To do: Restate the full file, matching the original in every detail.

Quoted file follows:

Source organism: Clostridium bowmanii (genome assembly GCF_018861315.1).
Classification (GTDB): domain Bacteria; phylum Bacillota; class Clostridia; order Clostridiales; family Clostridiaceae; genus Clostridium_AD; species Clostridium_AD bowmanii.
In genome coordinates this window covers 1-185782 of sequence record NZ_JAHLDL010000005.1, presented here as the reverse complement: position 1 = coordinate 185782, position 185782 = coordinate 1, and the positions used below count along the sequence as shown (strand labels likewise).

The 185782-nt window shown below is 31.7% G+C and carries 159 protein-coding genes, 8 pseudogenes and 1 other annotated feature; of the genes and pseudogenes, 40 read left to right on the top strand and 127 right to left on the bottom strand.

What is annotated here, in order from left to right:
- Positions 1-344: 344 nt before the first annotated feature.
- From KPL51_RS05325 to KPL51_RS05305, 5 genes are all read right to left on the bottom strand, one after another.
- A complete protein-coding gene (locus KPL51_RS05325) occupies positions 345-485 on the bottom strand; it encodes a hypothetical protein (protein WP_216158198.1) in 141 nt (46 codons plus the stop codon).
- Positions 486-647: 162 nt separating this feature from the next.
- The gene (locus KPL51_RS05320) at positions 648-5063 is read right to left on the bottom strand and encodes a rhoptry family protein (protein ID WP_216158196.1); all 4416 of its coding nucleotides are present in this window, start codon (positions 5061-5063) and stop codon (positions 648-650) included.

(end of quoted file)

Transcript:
Source organism: Clostridium bowmanii (genome assembly GCF_018861315.1).
Classification (GTDB): domain Bacteria; phylum Bacillota; class Clostridia; order Clostridiales; family Clostridiaceae; genus Clostridium_AD; species Clostridium_AD bowmanii.
In genome coordinates this window covers 1-185782 of sequence record NZ_JAHLDL010000005.1, presented here as the reverse complement: position 1 = coordinate 185782, position 185782 = coordinate 1, and the positions used below count along the sequence as shown (strand labels likewise).

The 185782-nt window shown below is 31.7% G+C and carries 159 protein-coding genes, 8 pseudogenes and 1 other annotated feature; of the genes and pseudogenes, 40 read left to right on the top strand and 127 right to left on the bottom strand.

What is annotated here, in order from left to right:
- Positions 1-344: 344 nt before the first annotated feature.
- From KPL51_RS05325 to KPL51_RS05305, 5 genes are all read right to left on the bottom strand, one after another.
- A complete protein-coding gene (locus KPL51_RS05325) occupies positions 345-485 on the bottom strand; it encodes a hypothetical protein (protein WP_216158198.1) in 141 nt (46 codons plus the stop codon).
- Positions 486-647: 162 nt separating this feature from the next.
- The gene (locus KPL51_RS05320) at positions 648-5063 is read right to left on the bottom strand and encodes a rhoptry family protein (protein ID WP_216158196.1); all 4416 of its coding nucleotides are present in this window, start codon (positions 5061-5063) and stop codon (positions 648-650) included.